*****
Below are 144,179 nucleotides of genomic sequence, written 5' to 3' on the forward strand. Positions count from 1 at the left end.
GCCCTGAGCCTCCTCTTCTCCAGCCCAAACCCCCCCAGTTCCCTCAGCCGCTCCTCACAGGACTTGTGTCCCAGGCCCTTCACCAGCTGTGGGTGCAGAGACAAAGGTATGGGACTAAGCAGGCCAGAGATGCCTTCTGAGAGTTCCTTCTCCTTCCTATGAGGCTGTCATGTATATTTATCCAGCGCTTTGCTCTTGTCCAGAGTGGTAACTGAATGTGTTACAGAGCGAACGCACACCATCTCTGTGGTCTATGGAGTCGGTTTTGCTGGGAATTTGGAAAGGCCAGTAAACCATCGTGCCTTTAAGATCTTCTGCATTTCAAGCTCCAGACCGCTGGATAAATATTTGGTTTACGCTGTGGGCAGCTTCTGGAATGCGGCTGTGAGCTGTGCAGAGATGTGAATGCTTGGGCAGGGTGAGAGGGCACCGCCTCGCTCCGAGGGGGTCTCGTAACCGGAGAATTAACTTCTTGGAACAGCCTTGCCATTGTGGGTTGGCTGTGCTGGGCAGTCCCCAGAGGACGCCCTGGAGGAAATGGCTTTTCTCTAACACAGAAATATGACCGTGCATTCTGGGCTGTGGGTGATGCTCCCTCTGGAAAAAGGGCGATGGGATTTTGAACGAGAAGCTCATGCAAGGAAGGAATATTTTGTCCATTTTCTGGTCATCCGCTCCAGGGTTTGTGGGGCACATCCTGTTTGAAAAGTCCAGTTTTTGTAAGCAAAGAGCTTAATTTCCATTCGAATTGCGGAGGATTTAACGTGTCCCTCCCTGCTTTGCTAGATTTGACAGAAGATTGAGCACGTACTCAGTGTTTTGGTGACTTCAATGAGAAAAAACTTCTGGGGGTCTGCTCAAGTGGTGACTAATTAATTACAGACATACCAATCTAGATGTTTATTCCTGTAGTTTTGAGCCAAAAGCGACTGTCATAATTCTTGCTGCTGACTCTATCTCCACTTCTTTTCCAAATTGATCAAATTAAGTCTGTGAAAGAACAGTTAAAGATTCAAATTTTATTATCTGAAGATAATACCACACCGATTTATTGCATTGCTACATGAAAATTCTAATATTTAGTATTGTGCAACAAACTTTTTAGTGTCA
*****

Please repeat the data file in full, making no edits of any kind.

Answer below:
Below are 144,179 nucleotides of genomic sequence, written 5' to 3' on the forward strand. Positions count from 1 at the left end.
GCCCTGAGCCTCCTCTTCTCCAGCCCAAACCCCCCCAGTTCCCTCAGCCGCTCCTCACAGGACTTGTGTCCCAGGCCCTTCACCAGCTGTGGGTGCAGAGACAAAGGTATGGGACTAAGCAGGCCAGAGATGCCTTCTGAGAGTTCCTTCTCCTTCCTATGAGGCTGTCATGTATATTTATCCAGCGCTTTGCTCTTGTCCAGAGTGGTAACTGAATGTGTTACAGAGCGAACGCACACCATCTCTGTGGTCTATGGAGTCGGTTTTGCTGGGAATTTGGAAAGGCCAGTAAACCATCGTGCCTTTAAGATCTTCTGCATTTCAAGCTCCAGACCGCTGGATAAATATTTGGTTTACGCTGTGGGCAGCTTCTGGAATGCGGCTGTGAGCTGTGCAGAGATGTGAATGCTTGGGCAGGGTGAGAGGGCACCGCCTCGCTCCGAGGGGGTCTCGTAACCGGAGAATTAACTTCTTGGAACAGCCTTGCCATTGTGGGTTGGCTGTGCTGGGCAGTCCCCAGAGGACGCCCTGGAGGAAATGGCTTTTCTCTAACACAGAAATATGACCGTGCATTCTGGGCTGTGGGTGATGCTCCCTCTGGAAAAAGGGCGATGGGATTTTGAACGAGAAGCTCATGCAAGGAAGGAATATTTTGTCCATTTTCTGGTCATCCGCTCCAGGGTTTGTGGGGCACATCCTGTTTGAAAAGTCCAGTTTTTGTAAGCAAAGAGCTTAATTTCCATTCGAATTGCGGAGGATTTAACGTGTCCCTCCCTGCTTTGCTAGATTTGACAGAAGATTGAGCACGTACTCAGTGTTTTGGTGACTTCAATGAGAAAAAACTTCTGGGGGTCTGCTCAAGTGGTGACTAATTAATTACAGACATACCAATCTAGATGTTTATTCCTGTAGTTTTGAGCCAAAAGCGACTGTCATAATTCTTGCTGCTGACTCTATCTCCACTTCTTTTCCAAATTGATCAAATTAAGTCTGTGAAAGAACAGTTAAAGATTCAAATTTTATTATCTGAAGATAATACCACACCGATTTATTGCATTGCTACATGAAAATTCTAATATTTAGTATTGTGCAACAAACTTTTTAGTGTCA